Fig.7 shows the heat flow in the combination with the heat of hydration of strontium aluminate cement (a) and calcium aluminate cement (b, Secar 51) during 50 hours of hydration process at the temperature of 25 °C. Fast evolution of heat immediately after mixing with water is typical for strontium aluminate cement while 10 hours long induction period was measured for calcium aluminate cement. There isn’t any induction period observed hence the hydration of strontium aluminate cement starts immediately after mixing of strontium aluminate cement with water and the heat flow then asymptotically decreases to the baseline. The main hydration reaction in calcium aluminate cement arises 13.5 hours after mixing with water.

Figure 7.

Heat flow and heat of hydration of strontium [379] (a) and calcium aluminate cement (b).

After the first 50 hours of hydration the heat flow of both cements already drops down to the baseline, but still produces 0.21 and 0.11 mW g-1 for strontium aluminate and calcium aluminate cement, respectively.

Figure 8.

Arrhenius plot for the hydration of strontium aluminate cement.

The calorimetric assessments at the temperature of 15, 20 and 25 °C were applied in order to investigate the activation energy of hydration of strontium aluminate cement (Fig.8(a)). The apparent activation energy and the frequency factor of the process were calculated from the Arrhenius plot to be 51 kJ∙mol-1 and 2.55∙106 s-1 (b), respectively. The D4 kinetic equation was evaluated as the most probable mechanism of the process of hydration.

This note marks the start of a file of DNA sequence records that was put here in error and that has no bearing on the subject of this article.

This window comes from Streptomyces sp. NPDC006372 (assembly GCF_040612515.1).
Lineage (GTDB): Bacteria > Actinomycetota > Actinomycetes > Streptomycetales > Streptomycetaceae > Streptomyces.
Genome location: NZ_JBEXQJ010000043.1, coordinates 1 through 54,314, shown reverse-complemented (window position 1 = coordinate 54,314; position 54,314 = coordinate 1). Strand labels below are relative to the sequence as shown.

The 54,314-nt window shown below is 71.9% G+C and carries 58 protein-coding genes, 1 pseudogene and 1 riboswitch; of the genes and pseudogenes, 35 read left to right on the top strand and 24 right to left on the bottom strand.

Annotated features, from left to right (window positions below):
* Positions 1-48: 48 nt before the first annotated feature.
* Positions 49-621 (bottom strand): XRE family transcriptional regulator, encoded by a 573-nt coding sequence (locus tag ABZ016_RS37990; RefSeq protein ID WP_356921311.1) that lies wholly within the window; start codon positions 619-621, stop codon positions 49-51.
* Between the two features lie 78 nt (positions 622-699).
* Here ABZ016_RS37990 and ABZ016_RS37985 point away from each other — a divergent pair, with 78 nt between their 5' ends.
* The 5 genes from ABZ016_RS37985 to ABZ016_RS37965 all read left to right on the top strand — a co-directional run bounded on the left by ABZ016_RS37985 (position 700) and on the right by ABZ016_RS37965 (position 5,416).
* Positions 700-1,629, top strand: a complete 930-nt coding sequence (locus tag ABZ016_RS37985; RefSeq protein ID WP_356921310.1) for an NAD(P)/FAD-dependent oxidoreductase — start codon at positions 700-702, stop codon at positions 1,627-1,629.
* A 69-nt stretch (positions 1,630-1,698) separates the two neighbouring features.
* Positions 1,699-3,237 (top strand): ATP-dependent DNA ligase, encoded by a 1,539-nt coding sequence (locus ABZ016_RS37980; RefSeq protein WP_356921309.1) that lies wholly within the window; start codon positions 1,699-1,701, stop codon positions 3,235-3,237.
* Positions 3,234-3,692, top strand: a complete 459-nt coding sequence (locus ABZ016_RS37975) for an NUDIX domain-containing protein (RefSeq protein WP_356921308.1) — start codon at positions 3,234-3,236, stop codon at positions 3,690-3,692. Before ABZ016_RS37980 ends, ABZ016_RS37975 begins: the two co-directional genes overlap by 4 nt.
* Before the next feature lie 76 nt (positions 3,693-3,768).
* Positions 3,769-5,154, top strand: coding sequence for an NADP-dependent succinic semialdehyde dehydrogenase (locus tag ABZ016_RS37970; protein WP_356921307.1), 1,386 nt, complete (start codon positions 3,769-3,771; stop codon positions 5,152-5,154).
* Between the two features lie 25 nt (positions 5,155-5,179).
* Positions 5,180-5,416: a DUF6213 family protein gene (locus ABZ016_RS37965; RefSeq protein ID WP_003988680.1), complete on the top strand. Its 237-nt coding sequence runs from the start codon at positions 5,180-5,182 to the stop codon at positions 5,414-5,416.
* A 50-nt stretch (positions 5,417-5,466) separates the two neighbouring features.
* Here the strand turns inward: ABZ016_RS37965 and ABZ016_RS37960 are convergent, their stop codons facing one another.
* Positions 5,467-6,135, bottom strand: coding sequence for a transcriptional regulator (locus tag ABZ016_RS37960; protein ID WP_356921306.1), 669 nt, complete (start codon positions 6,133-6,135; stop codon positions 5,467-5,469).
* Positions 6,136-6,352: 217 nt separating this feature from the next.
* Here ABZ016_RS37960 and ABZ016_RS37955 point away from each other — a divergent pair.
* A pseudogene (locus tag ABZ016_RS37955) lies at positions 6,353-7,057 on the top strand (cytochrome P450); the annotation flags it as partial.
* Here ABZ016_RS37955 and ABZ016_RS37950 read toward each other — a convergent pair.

3. Setting behaviour and influence of temperature

The measurement of storage modulus, loss modulus and damping factor (tanθ) were performed in order to evaluate the behaviour of strontium aluminate slurry prepared with the water to cement ratio of 0.3 at different temperatures. The results (Fig.9) indicate that the setting time of strontium aluminate clinker is significantly reduced by increasing temperature.

Figure 9.

Tan delta for strontium aluminate clinker set at the temperature of 0 (a), 10 (b), 30 (c) and 50 °C (d) and influence of temperature on the setting time (f). The data for Secar 51 at 25 °C are shown in (e).

4. Improving mixture workability